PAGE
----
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Latchkey Children

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Characteristics of At-Risk Students: Latchkey Children

Tiffany Tham
AED 201
Linda Rosiak
Axia College, University of Phoenix
June 13, 2010
Children who go home to an empty house without parental supervision are called Latchkey Children. These children are usually left alone until one or both parents arrive home from work. Latchkey children are often told by parents not to open doors for strangers or step outside. A list of emergency contacts is usually left in a place where the children can see in case of an emergency. Parents usually provide a snack for the children to come home to while they wait for their parents’ to come home and make dinner. Some parents even cook dinner the night before so the child can just reheat and eat. I was not a Latchkey child, but many of my friends were. Many of them would walk home to an empty house every day; some of them would have food prepared for them; and some would have to do it themselves. At our age I never realized that my friends would be categorized as at risk students because they went home to no one.
The programmed I researched is called the START program. The Start program helps children with anything from homework to tutoring, as well as reading, literacy, math and recreational activities. START also provides extended daycare needs to those students who need them. Each school’s extended program varies but all provides similar activities for students. Start also offers programs through community partners. The START program is not a known “Latchkey Children” program but many of the students here are latchkey children. This program helps to keep students from going to home to an empty house. START provides a continued learning environment for children even after school is letting out.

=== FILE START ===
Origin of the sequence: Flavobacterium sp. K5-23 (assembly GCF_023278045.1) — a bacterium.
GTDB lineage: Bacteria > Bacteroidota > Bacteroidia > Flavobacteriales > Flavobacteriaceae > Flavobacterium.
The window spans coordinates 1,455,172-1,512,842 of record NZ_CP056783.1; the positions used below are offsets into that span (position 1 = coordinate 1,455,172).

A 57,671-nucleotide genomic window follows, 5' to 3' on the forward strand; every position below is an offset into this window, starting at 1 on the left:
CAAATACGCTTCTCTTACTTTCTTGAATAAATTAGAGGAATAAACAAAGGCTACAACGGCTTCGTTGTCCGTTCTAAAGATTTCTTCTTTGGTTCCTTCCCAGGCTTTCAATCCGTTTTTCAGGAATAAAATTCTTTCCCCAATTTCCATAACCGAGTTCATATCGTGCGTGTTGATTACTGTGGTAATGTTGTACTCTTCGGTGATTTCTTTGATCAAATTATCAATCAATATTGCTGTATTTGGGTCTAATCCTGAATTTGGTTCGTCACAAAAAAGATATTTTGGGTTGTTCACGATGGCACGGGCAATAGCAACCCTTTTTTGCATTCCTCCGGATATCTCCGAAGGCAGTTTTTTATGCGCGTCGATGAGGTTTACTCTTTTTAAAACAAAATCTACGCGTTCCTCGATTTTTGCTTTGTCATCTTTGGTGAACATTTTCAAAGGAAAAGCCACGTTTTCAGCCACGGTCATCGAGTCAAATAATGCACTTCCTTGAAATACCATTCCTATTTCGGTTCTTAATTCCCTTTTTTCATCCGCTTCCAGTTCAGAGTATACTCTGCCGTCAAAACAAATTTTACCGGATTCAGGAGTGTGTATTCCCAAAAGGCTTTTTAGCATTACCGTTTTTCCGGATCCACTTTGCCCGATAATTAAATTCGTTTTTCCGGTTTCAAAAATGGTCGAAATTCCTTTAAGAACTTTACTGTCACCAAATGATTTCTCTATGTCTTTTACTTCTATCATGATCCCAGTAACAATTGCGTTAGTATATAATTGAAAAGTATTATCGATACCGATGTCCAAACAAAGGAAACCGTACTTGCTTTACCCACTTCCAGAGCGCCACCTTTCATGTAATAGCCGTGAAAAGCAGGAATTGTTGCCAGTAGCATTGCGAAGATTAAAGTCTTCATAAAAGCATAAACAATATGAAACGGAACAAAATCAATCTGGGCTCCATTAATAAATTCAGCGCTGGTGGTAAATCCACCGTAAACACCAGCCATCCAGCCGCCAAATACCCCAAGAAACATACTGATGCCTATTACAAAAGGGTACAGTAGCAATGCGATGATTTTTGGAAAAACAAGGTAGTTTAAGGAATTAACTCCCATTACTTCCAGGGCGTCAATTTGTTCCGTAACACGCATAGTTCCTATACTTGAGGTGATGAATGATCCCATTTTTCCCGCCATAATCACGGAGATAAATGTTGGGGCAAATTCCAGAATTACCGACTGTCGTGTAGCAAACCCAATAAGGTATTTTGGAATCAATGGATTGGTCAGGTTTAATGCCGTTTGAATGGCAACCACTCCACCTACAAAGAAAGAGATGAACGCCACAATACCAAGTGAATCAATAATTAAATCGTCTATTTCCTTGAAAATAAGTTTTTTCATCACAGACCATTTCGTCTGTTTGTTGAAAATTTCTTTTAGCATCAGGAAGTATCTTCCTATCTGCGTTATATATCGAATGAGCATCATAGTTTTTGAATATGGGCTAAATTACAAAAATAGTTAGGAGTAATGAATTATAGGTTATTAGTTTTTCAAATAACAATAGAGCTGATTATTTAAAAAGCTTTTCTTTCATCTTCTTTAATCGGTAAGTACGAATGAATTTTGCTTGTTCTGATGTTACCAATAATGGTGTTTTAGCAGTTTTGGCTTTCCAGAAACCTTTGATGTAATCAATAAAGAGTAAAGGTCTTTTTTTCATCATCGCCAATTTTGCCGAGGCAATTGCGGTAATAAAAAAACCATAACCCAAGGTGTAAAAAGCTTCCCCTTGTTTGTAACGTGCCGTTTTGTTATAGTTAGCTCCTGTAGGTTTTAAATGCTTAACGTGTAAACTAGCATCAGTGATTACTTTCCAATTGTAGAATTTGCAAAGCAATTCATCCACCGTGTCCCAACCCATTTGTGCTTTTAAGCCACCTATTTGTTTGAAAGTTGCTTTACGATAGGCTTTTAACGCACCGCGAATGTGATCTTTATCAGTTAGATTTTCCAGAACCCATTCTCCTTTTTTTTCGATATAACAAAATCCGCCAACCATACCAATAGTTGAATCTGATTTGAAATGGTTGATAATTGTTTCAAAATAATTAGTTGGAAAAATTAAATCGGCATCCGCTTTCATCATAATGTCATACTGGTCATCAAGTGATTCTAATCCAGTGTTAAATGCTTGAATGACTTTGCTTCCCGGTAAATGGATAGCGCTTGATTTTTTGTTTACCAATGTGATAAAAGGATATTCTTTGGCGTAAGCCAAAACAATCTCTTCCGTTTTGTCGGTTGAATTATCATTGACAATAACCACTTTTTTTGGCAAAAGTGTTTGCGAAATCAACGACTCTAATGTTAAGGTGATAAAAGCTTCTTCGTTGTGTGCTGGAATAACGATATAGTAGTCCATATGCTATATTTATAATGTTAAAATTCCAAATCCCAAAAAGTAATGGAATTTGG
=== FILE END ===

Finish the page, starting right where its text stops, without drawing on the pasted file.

The other known Latchkey option is the Library. Libraries are most of the time near a school, so students tend to migrate there when school is out for the day. However, The American Library Association says that “their libraries do not have sufficient staff to provide child care.” Although we do not have a known library latchkey children program, it is still a better idea than having the children come home to an empty house. The library provides resources for children to use and a quiet place to complete their home work. Some schools even provide transportation to students who need it to the nearby library. Even though a library was not equipped to be a child care, it still provides a haven for children who do not have parents at home waiting for them.
Both the START program and library are useful and exemplary to our students because they provide a continued learning environment for our students. They both also require parental consent and parental involvement. In order for children to participate in the START programs, the parents must register their child at the school they are attending. As far as the library goes, it would be up to the parent or guardian where they want their child to go after school is out. The START program coincides with the school schedule so as long as school is in session the START program will be available. The START program offers activities after the school year is over but this varies by district. The library coincides with the school calendar as well; however during school breaks the libraries remain open providing a learning environment to students during breaks. Libraries have more activities during school breaks for those students who frequent the libraries.
These programs reach all their targeted students by making it appealing to the parents. The library is a free resource, which provides a safe and educational environment for a child to stay in. Providing transportation is also appealing because then the parents would not have to worry about how the children would arrive there. The only thing the parent would need to do is pick up the child before the library closes. The START program is also a free program provided through the district to allow tutoring and activities for children as well. They help to educate and provide different activities for students on campus while parents are still at work. START also provides more than 3,000 different recreational activities to keep children active and learning. Both of the programs listed benefit the parents and children. Allowing the parents peace of mind knowing their child is safe as well as allowing the child to be active in a safe environment.

References

American Library Association (ALA). ALA YEARBOOK. Chicago: American Library Association, 1989.
Dowd, F. S. (2003-2007). ERICDigets.org. Retrieved from http://www.ericdigests.org/1992-4/latchkey.htm City of Sacramento. (2010). City of Sacramento Department of Parks and Recreation. Retrieved from http://www.sacstart.org/about.htm
Kauchak, D., & Eggen, P. (). Introduction to Teaching: Becoming a Professional (2nd Ed.). : Prentice-Hall/Merrill.

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